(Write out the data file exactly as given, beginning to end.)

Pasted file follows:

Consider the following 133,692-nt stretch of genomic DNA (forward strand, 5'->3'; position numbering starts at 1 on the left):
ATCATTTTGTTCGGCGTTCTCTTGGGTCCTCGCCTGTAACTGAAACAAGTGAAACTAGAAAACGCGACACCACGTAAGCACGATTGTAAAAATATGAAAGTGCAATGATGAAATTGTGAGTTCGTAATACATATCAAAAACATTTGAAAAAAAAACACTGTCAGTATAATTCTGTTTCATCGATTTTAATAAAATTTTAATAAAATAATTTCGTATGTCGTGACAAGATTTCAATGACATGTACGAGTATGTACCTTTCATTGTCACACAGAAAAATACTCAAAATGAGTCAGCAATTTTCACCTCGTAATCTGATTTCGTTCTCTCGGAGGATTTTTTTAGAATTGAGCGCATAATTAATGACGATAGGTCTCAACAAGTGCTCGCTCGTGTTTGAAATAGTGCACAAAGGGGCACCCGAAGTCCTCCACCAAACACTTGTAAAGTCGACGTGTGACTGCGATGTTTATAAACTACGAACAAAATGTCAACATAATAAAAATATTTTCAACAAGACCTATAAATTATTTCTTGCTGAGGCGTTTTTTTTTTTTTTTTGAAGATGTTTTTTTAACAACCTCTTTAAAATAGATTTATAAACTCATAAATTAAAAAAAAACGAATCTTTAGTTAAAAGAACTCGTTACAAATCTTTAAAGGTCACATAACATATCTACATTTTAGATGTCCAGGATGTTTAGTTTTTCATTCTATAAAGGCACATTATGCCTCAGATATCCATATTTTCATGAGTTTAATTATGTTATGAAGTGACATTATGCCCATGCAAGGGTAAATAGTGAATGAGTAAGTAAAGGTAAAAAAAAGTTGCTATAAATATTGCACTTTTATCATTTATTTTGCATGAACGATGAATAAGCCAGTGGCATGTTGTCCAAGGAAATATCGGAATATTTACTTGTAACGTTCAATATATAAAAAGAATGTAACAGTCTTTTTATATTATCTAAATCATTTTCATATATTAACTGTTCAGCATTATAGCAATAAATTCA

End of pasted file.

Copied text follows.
Consider the following 133,692-nt stretch of genomic DNA (forward strand, 5'->3'; position numbering starts at 1 on the left):
ATCATTTTGTTCGGCGTTCTCTTGGGTCCTCGCCTGTAACTGAAACAAGTGAAACTAGAAAACGCGACACCACGTAAGCACGATTGTAAAAATATGAAAGTGCAATGATGAAATTGTGAGTTCGTAATACATATCAAAAACATTTGAAAAAAAAACACTGTCAGTATAATTCTGTTTCATCGATTTTAATAAAATTTTAATAAAATAATTTCGTATGTCGTGACAAGATTTCAATGACATGTACGAGTATGTACCTTTCATTGTCACACAGAAAAATACTCAAAATGAGTCAGCAATTTTCACCTCGTAATCTGATTTCGTTCTCTCGGAGGATTTTTTTAGAATTGAGCGCATAATTAATGACGATAGGTCTCAACAAGTGCTCGCTCGTGTTTGAAATAGTGCACAAAGGGGCACCCGAAGTCCTCCACCAAACACTTGTAAAGTCGACGTGTGACTGCGATGTTTATAAACTACGAACAAAATGTCAACATAATAAAAATATTTTCAACAAGACCTATAAATTATTTCTTGCTGAGGCGTTTTTTTTTTTTTTTTGAAGATGTTTTTTTAACAACCTCTTTAAAATAGATTTATAAACTCATAAATTAAAAAAAAACGAATCTTTAGTTAAAAGAACTCGTTACAAATCTTTAAAGGTCACATAACATATCTACATTTTAGATGTCCAGGATGTTTAGTTTTTCATTCTATAAAGGCACATTATGCCTCAGATATCCATATTTTCATGAGTTTAATTATGTTATGAAGTGACATTATGCCCATGCAAGGGTAAATAGTGAATGAGTAAGTAAAGGTAAAAAAAAGTTGCTATAAATATTGCACTTTTATCATTTATTTTGCATGAACGATGAATAAGCCAGTGGCATGTTGTCCAAGGAAATATCGGAATATTTACTTGTAACGTTCAATATATAAAAAGAATGTAACAGTCTTTTTATATTATCTAAATCATTTTCATATATTAACTGTTCAGCATTATAGCAATAAATTCA